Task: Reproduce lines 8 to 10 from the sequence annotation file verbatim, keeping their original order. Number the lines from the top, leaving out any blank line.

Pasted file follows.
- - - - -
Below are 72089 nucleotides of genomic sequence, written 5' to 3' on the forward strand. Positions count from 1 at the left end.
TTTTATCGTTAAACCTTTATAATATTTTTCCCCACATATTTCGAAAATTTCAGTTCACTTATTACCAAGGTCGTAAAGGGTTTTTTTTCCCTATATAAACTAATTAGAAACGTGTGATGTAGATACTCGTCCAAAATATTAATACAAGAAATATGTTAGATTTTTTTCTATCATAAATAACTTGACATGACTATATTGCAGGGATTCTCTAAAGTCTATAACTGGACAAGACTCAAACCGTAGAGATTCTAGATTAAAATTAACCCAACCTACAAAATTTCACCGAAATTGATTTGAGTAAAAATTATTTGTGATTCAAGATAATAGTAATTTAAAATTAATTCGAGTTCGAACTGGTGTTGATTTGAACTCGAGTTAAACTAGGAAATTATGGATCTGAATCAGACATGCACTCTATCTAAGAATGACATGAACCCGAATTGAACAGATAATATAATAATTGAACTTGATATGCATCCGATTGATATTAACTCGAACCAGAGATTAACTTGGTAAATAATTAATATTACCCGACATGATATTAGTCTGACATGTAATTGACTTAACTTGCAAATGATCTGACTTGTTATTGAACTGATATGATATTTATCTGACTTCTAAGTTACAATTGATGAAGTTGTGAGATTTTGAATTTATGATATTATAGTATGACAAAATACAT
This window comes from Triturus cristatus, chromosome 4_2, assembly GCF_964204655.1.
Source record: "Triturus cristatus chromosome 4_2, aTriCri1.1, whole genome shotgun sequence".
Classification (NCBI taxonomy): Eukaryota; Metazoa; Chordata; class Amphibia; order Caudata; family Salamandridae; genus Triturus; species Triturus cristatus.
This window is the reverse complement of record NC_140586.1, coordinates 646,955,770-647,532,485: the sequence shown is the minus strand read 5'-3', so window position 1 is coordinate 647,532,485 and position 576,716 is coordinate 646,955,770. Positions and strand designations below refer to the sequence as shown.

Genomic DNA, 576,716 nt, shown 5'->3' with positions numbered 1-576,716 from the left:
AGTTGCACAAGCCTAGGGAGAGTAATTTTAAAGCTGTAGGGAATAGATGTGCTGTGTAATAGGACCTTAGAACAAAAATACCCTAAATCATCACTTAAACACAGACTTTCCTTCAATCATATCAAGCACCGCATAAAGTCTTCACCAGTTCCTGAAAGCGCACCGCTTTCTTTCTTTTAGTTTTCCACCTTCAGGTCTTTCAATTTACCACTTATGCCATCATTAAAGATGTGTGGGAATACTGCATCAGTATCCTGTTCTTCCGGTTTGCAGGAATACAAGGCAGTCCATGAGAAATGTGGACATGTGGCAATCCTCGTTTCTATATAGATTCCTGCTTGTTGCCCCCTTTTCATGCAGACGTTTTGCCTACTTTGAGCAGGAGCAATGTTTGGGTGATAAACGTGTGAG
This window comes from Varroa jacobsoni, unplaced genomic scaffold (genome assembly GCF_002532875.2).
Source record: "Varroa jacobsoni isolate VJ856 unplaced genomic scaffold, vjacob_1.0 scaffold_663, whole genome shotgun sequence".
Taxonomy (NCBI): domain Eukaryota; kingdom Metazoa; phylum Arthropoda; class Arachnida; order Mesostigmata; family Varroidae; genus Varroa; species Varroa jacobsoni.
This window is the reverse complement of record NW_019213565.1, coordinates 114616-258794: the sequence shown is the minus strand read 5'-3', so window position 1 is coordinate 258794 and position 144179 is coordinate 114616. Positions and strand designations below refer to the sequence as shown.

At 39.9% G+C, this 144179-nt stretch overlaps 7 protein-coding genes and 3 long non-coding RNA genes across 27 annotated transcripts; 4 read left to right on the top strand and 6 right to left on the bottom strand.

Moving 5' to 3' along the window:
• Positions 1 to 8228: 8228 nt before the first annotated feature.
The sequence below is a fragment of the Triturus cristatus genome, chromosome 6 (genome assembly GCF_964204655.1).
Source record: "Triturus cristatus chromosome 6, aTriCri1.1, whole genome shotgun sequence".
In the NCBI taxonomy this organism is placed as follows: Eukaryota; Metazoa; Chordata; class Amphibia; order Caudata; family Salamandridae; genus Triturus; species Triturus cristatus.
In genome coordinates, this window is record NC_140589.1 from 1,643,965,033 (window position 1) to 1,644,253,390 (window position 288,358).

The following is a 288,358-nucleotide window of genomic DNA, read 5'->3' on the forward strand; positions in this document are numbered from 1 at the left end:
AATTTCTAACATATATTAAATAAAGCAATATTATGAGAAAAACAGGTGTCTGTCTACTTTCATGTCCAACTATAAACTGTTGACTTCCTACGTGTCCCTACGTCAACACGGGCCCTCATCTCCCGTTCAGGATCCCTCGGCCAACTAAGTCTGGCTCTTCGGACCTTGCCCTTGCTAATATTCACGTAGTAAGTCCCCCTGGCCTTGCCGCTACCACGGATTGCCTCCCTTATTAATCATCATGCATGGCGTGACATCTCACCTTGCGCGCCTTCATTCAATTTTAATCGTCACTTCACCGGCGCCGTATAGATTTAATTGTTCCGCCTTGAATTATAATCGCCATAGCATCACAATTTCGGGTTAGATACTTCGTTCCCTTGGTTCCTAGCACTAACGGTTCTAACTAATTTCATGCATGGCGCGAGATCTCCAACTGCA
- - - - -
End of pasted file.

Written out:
AGTTGCACAAGCCTAGGGAGAGTAATTTTAAAGCTGTAGGGAATAGATGTGCTGTGTAATAGGACCTTAGAACAAAAATACCCTAAATCATCACTTAAACACAGACTTTCCTTCAATCATATCAAGCACCGCATAAAGTCTTCACCAGTTCCTGAAAGCGCACCGCTTTCTTTCTTTTAGTTTTCCACCTTCAGGTCTTTCAATTTACCACTTATGCCATCATTAAAGATGTGTGGGAATACTGCATCAGTATCCTGTTCTTCCGGTTTGCAGGAATACAAGGCAGTCCATGAGAAATGTGGACATGTGGCAATCCTCGTTTCTATATAGATTCCTGCTTGTTGCCCCCTTTTCATGCAGACGTTTTGCCTACTTTGAGCAGGAGCAATGTTTGGGTGATAAACGTGTGAG
This window comes from Varroa jacobsoni, unplaced genomic scaffold (genome assembly GCF_002532875.2).
Source record: "Varroa jacobsoni isolate VJ856 unplaced genomic scaffold, vjacob_1.0 scaffold_663, whole genome shotgun sequence".